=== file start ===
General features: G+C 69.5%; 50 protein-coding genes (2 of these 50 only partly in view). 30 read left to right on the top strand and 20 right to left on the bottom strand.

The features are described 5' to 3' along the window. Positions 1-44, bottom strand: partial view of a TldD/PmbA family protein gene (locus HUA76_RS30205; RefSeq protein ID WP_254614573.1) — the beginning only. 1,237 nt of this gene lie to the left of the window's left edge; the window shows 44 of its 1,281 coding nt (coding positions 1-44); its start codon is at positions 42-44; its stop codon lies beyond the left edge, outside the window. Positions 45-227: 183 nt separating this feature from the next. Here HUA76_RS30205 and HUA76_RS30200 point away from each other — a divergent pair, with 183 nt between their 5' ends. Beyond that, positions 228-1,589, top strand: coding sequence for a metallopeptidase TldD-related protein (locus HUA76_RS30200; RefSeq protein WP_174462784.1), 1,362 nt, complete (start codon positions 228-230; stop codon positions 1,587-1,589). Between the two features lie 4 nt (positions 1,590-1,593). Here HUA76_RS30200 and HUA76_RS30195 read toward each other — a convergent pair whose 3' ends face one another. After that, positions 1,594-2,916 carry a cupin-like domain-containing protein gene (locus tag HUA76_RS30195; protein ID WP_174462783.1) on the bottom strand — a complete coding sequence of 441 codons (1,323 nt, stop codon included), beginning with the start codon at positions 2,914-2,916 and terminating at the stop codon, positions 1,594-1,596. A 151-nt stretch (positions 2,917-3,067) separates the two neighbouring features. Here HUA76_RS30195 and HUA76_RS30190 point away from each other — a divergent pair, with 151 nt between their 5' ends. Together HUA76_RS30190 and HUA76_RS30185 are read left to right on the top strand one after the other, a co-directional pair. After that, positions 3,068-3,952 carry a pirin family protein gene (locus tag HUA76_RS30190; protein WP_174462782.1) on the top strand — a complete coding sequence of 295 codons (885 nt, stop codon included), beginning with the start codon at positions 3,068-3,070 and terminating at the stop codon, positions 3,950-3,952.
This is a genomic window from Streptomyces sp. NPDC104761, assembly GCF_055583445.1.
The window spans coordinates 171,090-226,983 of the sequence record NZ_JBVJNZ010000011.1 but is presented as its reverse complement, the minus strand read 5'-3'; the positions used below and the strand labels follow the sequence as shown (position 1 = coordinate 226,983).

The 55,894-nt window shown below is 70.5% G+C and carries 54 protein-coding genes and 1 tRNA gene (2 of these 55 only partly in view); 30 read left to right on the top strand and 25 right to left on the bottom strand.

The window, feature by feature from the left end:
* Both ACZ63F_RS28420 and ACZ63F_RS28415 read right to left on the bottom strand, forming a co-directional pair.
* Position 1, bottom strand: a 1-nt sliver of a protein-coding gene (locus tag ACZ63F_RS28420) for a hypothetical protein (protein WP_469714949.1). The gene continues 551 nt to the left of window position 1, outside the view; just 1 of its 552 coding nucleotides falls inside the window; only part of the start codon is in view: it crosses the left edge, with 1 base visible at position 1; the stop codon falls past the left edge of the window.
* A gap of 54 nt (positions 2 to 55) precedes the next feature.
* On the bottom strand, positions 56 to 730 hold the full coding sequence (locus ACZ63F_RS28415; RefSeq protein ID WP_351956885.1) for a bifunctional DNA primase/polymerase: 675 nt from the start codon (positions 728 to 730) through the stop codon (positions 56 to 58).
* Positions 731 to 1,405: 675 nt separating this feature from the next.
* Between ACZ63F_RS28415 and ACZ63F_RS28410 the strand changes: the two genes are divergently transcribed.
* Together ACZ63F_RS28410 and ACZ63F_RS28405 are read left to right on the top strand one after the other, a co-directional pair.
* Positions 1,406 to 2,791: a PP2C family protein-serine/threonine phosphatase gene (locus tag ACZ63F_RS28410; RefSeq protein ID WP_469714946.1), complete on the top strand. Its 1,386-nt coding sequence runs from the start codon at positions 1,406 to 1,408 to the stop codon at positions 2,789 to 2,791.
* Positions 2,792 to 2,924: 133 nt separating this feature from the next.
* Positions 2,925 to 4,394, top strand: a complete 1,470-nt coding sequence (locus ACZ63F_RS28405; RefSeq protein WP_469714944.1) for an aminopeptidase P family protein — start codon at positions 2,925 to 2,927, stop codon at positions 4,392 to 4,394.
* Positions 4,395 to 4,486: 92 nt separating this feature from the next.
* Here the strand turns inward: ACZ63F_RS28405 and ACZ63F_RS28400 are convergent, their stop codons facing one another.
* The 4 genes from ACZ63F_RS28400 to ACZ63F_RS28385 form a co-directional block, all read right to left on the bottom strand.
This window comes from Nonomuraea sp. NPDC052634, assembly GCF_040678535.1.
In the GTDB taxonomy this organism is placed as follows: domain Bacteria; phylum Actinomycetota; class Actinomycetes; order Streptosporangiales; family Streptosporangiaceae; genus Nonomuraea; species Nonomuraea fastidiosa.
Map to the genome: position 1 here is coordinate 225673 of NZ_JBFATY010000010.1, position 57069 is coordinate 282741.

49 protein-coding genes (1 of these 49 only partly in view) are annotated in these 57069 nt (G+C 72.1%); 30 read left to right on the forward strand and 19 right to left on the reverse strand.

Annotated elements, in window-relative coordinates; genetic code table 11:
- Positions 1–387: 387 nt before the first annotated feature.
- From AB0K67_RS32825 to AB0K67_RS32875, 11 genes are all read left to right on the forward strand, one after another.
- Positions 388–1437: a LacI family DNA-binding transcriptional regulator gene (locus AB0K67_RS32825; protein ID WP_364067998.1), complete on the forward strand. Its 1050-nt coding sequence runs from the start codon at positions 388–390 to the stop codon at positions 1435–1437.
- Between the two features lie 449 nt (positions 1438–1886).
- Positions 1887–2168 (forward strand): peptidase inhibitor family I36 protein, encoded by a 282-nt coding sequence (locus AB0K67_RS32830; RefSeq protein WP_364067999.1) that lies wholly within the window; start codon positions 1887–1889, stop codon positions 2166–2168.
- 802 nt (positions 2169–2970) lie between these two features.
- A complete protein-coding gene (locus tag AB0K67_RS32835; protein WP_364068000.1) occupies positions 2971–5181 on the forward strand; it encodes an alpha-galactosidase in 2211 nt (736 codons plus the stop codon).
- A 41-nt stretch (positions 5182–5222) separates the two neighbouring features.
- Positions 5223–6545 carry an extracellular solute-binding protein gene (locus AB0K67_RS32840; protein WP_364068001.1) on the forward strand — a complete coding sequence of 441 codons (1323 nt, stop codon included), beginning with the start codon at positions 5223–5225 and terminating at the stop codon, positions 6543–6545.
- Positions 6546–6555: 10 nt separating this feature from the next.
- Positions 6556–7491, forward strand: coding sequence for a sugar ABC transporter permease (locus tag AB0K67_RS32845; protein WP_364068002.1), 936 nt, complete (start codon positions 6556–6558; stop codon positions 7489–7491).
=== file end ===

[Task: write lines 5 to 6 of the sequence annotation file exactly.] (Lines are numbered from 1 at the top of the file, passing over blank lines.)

The 55,894-nt window shown below is 70.5% G+C and carries 54 protein-coding genes and 1 tRNA gene (2 of these 55 only partly in view); 30 read left to right on the top strand and 25 right to left on the bottom strand.

The window, feature by feature from the left end: